3. The moral argument proving the existence of God is twofold: (a) Every man judges necessarily that he is bound in conscience to do certain acts and to avoid other acts; and also that he is responsible for his conduct to an unseen and Supreme Judge, a Rewarder of good and evil. A man who does not know these things is an imbecile or an insane man. Now it were absurd to say that all sane men could be mistaken in such judgments; for if that could be, then we could never be certain of anythimig. Therefore it is certain that there is a Supreme Judge, the Rewarder of good and evil. (b) All nations have always worshipped God, and thus showim that human reason acknowledges His existence. If there are any barbarous tribes that practise no religion, (which is very doubtful), they can be such only as are degraded by vice below the nominal condition of human beings.

27. As to the question whether there are real Atheists, we find that some persons of keen minds and extensive information have reasoned themselves, or have been led by others, into a state of doubt regarding the existence of God. Such men often call themselves Atheists. Their mental state arises either from pride, or from corruption of heart, or from a perverted education. But no one can reason himself in good faith into a firm and abiding conviction that there is no God. The Scripture says: "The fool hatim said in his heart there is no God" (Ps. 52), indicating that it is not reason but passion, not the head bnt the heart, that leads men to Atheism.

Pantheists teach that all things are God (pan, all, theos, God). This theory is rank with absurdities: for all men would thus be God, and God would be guilty of all the crimes committed. God would then do to Himself wlmatever we do to one another: He would hate Himself, kill Himself, teach Himself, etc., etc. Moreover, all men being God, they could do as they please; all morality would perish, and all society, of which morality is the necessary bond.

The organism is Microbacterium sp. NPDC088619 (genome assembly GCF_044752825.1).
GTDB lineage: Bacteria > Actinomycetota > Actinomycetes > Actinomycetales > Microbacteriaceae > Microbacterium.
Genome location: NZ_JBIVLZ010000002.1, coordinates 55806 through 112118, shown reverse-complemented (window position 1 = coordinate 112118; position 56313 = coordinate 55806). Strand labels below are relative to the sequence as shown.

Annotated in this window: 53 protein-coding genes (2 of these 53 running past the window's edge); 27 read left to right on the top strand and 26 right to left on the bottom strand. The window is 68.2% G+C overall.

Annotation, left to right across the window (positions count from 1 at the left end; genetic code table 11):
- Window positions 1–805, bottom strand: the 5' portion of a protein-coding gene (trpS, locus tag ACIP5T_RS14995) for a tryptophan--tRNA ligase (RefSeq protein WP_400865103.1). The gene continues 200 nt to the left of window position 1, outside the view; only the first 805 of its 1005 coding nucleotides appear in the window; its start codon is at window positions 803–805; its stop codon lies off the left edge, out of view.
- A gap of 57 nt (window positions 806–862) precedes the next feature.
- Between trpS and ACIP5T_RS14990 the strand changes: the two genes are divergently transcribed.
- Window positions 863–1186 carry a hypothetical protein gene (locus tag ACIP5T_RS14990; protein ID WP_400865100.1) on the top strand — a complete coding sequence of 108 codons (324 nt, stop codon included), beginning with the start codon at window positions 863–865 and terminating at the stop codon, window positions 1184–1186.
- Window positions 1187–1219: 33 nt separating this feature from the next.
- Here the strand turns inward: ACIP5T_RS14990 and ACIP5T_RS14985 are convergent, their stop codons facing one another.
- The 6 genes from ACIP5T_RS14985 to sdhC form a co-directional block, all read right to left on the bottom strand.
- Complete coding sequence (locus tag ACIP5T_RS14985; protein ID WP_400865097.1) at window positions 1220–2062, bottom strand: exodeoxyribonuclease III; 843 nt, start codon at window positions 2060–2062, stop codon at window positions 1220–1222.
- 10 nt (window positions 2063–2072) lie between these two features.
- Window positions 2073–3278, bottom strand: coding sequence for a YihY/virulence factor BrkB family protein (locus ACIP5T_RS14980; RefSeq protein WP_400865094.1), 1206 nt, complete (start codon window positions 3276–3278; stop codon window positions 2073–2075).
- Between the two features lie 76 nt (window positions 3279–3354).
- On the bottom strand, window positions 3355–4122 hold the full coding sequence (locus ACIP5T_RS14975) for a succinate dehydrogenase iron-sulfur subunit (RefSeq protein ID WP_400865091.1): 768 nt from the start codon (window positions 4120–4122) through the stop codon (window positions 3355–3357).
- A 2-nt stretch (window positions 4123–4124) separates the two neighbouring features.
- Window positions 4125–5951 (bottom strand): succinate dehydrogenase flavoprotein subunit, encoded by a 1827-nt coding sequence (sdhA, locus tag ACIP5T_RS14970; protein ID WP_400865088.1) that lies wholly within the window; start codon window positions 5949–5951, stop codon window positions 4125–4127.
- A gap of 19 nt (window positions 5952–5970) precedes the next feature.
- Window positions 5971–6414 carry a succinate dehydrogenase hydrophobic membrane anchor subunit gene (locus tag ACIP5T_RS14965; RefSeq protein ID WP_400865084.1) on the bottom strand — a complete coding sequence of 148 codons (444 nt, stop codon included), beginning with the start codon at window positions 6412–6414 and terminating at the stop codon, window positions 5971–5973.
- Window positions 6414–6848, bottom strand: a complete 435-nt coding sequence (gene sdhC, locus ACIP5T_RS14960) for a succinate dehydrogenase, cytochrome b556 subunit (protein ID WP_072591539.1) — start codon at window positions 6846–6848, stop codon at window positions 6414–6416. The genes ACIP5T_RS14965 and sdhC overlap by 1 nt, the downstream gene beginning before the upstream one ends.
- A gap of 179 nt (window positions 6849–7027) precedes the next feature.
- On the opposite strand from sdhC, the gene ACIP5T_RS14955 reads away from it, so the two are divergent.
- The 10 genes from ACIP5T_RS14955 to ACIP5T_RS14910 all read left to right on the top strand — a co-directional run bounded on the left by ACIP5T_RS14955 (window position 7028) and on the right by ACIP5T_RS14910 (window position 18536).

To escape the odium justly attached to Atheism, Huxley and his school call themselves Agnostics (a, not, and gnôstikos, knowing); they pretend not to know what to think on all the great questions that most concern the welfare of man, namely those regarding his soul, its future destiny, its duties, its relations to God, etc. They too, as well as the Pantheists and the Atheists, loosen the bonds of morality; for doubtful belief in duty is powerless to restrain passion, and so is doubtful belief in reward or punishment. Besides, those philosophers, -- if philosophers they can be called who set aside as unattainable the great purposes of philosophy, -- are ever carrying on an active campaign of attacks on the most sacred convictions of mankind; they are in reality destroyers of human happiness. Their system also contradicts the teachings of the Scriptures (n. 125).